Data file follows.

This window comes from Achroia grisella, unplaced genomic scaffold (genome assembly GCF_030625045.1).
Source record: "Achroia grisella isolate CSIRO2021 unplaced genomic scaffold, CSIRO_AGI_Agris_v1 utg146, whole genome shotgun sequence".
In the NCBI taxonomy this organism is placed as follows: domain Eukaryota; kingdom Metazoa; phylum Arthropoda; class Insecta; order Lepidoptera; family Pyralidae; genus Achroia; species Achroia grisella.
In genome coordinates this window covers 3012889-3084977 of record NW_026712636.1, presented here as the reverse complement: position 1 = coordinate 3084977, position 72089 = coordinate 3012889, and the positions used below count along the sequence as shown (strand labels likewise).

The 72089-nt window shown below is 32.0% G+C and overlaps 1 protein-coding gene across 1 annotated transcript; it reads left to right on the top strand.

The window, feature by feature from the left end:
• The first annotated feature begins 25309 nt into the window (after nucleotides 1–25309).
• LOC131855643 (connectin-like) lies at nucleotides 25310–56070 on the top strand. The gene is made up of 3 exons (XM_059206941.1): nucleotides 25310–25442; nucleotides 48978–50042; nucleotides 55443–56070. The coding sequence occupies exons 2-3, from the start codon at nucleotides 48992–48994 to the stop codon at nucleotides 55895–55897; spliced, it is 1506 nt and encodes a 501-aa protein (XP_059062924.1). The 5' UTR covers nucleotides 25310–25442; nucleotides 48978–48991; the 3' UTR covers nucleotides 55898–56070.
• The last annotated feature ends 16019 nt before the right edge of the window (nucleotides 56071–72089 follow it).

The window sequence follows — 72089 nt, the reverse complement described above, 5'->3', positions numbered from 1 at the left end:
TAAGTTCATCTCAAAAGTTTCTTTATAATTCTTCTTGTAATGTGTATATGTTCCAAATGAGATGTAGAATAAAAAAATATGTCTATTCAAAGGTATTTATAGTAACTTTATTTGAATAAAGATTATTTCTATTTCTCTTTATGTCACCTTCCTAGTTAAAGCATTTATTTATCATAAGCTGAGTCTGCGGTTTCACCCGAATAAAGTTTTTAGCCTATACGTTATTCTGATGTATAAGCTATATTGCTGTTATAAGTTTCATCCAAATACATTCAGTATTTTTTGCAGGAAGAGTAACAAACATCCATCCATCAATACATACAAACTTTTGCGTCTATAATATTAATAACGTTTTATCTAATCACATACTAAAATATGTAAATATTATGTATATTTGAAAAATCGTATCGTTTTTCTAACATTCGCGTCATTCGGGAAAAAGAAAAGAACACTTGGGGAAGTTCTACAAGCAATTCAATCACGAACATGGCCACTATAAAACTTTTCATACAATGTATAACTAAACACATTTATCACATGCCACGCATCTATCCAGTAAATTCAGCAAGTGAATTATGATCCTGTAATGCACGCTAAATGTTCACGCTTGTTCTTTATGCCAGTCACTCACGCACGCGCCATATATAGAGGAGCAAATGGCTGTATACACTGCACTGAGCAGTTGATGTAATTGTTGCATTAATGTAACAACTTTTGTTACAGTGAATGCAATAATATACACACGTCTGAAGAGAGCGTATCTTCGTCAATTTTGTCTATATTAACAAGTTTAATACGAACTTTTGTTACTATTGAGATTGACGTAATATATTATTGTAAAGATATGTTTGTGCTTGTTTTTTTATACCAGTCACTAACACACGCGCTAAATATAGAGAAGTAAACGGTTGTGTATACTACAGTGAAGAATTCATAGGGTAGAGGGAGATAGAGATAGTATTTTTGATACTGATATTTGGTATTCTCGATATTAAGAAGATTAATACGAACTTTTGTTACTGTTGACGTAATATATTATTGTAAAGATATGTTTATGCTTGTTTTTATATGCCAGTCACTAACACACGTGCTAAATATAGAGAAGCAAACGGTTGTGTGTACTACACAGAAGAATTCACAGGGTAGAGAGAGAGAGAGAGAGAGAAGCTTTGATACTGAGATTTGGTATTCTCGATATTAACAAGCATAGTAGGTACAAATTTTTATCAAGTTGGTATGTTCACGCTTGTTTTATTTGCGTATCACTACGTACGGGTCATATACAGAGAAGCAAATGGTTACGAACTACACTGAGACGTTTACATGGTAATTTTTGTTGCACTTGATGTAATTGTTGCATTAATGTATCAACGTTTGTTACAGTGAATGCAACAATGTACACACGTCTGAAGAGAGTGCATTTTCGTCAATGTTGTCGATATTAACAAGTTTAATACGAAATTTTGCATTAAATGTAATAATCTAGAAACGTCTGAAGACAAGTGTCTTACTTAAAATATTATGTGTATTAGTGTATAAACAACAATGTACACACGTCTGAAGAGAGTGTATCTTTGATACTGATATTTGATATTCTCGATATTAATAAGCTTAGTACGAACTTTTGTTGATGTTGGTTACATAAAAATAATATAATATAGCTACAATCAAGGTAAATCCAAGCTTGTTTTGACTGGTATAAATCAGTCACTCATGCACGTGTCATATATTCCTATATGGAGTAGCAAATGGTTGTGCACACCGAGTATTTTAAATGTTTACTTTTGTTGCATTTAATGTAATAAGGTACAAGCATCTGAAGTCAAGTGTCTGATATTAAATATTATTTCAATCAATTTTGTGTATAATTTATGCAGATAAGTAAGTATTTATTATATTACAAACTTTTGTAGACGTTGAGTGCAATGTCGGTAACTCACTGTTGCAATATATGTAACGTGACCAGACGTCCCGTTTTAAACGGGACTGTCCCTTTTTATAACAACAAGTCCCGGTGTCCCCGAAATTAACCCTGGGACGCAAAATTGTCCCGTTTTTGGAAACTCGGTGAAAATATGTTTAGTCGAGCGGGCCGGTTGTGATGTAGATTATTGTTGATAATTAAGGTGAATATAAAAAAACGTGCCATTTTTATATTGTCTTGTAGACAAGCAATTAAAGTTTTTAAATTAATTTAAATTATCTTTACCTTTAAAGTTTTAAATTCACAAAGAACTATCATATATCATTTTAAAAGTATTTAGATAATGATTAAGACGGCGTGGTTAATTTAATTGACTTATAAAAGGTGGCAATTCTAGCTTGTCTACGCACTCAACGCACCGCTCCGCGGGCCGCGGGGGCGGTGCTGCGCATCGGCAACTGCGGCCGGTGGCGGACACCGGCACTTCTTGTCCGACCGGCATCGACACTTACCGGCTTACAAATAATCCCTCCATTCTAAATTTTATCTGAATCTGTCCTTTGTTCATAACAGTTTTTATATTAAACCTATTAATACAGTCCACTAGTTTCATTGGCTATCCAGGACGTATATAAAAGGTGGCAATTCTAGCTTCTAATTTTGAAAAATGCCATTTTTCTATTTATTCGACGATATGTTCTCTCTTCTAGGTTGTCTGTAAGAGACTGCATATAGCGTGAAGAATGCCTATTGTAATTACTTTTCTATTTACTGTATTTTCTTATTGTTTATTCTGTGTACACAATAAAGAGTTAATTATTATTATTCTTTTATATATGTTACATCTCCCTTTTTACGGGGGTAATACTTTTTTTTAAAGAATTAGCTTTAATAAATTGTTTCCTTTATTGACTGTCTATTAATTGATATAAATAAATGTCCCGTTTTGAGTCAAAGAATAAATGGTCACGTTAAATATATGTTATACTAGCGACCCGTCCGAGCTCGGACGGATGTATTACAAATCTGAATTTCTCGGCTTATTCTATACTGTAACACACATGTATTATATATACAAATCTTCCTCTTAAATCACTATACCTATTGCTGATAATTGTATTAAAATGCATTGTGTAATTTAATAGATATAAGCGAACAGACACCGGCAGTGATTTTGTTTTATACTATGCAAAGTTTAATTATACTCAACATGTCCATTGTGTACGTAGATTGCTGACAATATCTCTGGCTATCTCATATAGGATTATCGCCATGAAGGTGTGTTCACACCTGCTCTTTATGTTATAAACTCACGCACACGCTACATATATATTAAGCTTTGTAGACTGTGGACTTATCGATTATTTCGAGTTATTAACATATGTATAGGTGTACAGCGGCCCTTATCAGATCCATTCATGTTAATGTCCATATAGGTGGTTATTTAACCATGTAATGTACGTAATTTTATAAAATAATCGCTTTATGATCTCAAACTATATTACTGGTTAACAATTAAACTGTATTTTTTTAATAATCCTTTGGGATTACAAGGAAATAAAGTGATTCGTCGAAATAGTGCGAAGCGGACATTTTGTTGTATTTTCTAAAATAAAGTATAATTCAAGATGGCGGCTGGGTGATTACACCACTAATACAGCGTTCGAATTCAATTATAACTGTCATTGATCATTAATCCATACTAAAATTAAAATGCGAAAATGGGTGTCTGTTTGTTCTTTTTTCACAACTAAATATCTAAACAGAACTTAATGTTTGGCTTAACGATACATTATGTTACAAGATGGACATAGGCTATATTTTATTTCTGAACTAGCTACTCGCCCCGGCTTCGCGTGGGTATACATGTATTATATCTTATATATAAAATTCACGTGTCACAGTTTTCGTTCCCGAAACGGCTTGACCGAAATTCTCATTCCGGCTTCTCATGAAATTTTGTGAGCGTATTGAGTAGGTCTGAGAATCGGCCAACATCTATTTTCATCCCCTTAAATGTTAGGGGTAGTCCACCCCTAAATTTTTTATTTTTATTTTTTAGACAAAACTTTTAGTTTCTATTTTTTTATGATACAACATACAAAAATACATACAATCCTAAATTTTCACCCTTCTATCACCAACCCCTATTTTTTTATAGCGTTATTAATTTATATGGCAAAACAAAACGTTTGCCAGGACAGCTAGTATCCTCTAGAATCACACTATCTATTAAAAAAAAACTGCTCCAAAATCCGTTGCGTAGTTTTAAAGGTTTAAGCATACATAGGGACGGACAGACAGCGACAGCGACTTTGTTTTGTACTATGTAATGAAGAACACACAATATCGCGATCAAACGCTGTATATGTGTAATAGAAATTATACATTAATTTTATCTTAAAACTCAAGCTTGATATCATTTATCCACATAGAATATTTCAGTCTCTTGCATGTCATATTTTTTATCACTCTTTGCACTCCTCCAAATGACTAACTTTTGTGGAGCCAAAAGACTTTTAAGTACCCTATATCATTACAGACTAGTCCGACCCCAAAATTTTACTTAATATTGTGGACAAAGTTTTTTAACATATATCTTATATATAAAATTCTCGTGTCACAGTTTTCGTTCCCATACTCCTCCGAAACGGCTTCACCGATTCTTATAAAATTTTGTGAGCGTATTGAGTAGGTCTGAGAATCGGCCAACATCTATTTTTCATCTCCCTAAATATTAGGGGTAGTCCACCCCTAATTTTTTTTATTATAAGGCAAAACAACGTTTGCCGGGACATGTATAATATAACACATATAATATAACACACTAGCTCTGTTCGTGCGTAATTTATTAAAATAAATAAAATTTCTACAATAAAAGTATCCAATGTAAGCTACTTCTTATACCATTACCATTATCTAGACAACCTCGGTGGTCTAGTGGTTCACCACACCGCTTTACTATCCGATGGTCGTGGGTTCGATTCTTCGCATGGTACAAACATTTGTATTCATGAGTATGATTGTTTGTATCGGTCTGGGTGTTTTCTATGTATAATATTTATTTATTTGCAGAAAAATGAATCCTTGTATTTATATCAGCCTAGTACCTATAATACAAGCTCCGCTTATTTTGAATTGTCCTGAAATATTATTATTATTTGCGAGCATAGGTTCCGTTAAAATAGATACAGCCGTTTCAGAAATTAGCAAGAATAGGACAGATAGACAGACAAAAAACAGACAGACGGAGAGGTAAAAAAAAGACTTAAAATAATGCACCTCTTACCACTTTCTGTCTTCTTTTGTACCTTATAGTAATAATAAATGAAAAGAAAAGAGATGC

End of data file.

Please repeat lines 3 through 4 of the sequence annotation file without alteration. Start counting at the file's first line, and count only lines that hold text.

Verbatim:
In the NCBI taxonomy this organism is placed as follows: domain Eukaryota; kingdom Metazoa; phylum Arthropoda; class Insecta; order Lepidoptera; family Pyralidae; genus Achroia; species Achroia grisella.
In genome coordinates this window covers 3012889-3084977 of record NW_026712636.1, presented here as the reverse complement: position 1 = coordinate 3084977, position 72089 = coordinate 3012889, and the positions used below count along the sequence as shown (strand labels likewise).